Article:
54 . 2005. APCA. Using the current approach taken by both vendors it is not possible to implement periodical payments since this particular transaction type precludes customer participation after the initial credential exchange. however.3. the use of digital policies for validating direct debit transactions proposed here is unique and an area that the SEPA scheme is weak in.5. In addition. This is especially true with Visa. SEPA could likewise benet from the superior techniques developed here for policy issuing and signing. 2005) it is clear that a niche exists that has so far been overlooked by these major industry leaders. Summary essentially session based. Despite its maturity. which sets out guidelines for processing direct debit transactions across national boundaries within the European Union. which does not even support credential caching. This chapter concludes with an overview of the SEPA Core Direct Debit scheme. While the proposed solution in this thesis can benet from the standardised messaging introduced in the SEPA CDD rulebook and use its mechanisms for mandate amendments (an area not examined in this dissertation). They provide no support for delegation and in fact require the customer to be physically present during every transaction. there are areas of this scheme that can be improved. Considering the usefulness of this payment type and its growing popularity (as evident from RBA.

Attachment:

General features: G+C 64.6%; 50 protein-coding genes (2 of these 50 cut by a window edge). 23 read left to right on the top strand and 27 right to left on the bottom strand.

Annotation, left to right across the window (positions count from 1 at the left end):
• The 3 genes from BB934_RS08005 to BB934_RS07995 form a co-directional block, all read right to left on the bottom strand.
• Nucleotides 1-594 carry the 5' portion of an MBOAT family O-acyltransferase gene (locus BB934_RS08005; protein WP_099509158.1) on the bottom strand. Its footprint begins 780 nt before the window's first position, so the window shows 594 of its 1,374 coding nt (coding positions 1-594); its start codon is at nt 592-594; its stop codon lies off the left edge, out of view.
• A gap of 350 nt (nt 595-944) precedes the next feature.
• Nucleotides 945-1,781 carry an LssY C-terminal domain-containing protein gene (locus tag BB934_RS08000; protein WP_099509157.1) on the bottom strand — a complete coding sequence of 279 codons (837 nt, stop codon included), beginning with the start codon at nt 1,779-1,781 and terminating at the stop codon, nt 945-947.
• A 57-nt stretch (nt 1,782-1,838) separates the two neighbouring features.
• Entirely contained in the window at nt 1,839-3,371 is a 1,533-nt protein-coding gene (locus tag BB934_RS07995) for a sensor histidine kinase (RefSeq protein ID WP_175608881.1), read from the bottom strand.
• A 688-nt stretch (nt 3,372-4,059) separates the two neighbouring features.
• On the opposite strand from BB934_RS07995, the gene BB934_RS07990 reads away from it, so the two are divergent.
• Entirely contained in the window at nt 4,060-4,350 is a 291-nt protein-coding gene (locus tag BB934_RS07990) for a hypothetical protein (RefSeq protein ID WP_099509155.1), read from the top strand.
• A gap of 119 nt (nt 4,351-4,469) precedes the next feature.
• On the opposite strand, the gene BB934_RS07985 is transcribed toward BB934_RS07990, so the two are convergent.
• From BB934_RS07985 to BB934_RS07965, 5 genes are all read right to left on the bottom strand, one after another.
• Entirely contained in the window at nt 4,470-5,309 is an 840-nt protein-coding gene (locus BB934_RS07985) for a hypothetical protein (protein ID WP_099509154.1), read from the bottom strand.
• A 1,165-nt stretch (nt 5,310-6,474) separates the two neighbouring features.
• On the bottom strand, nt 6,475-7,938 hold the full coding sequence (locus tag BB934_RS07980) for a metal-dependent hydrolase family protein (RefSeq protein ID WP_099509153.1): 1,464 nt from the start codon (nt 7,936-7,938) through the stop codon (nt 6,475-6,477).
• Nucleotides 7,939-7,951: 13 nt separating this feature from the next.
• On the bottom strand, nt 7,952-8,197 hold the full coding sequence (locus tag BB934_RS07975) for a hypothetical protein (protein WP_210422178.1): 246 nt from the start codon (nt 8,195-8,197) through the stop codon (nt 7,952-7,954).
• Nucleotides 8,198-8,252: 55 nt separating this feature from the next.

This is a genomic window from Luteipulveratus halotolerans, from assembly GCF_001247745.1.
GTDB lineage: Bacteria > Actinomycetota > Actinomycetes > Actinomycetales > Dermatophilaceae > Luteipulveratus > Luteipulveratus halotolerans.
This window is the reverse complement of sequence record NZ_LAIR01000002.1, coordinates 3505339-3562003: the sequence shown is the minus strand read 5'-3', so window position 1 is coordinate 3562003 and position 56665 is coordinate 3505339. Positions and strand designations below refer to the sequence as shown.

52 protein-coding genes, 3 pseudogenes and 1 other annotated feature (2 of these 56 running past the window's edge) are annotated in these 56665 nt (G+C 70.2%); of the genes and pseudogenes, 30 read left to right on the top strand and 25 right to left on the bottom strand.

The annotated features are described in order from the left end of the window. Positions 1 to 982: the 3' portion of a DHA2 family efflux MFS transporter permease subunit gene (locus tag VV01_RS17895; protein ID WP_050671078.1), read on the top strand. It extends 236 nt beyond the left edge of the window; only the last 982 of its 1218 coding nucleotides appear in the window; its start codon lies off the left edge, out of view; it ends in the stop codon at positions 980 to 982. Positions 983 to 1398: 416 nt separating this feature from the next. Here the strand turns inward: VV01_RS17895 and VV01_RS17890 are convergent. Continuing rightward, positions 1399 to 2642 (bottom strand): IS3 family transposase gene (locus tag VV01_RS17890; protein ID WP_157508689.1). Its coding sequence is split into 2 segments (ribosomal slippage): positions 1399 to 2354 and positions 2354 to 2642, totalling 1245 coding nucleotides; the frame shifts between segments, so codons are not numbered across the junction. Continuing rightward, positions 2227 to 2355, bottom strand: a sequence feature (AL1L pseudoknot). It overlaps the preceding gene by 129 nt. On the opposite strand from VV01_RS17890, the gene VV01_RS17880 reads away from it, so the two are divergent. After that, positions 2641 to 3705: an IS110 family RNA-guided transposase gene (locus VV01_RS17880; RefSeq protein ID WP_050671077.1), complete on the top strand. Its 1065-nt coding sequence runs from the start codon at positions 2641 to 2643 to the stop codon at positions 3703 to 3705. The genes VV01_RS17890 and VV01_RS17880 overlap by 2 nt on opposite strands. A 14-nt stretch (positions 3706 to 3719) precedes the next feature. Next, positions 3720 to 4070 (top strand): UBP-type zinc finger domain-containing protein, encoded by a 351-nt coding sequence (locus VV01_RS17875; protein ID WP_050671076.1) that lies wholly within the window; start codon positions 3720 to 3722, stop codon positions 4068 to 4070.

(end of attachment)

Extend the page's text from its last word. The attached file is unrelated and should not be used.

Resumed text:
1 Overview The complete periodical payment process is somewhat involved. It assumes that cardholders and merchants will be issued with digital certicates separately. for example.1. this chapter introduces a payment policy language specication. Detailed semantics of this language is presented and a discussion of its possible use in a periodical payment framework follows. this process works in a schedule-type framework.509 restricted proxy certicates into an electronic payment application.Chapter 4 Periodical Payment Framework Theory This chapter presents the theoretical model for integrating X. 4. which assumes immediate transfer of funds. Major components of this application such as the delegation of payment credentials and their use for initiating payment transactions are analysed. Unlike the traditional model. This makes this specication a lot simpler to describe and analyse.1 Periodical Payment Process using X. Instead. whereby the initial (and only) customer-merchant interaction simply 55 . when being issued new accounts such as credit cards.509 Restricted Proxy Certicates 4. periodical payments do not. the periodical payment framework discussed in this chapter deals solely with payments. Unlike the SET specication that described a complete cardholder and merchant registration process. In addition.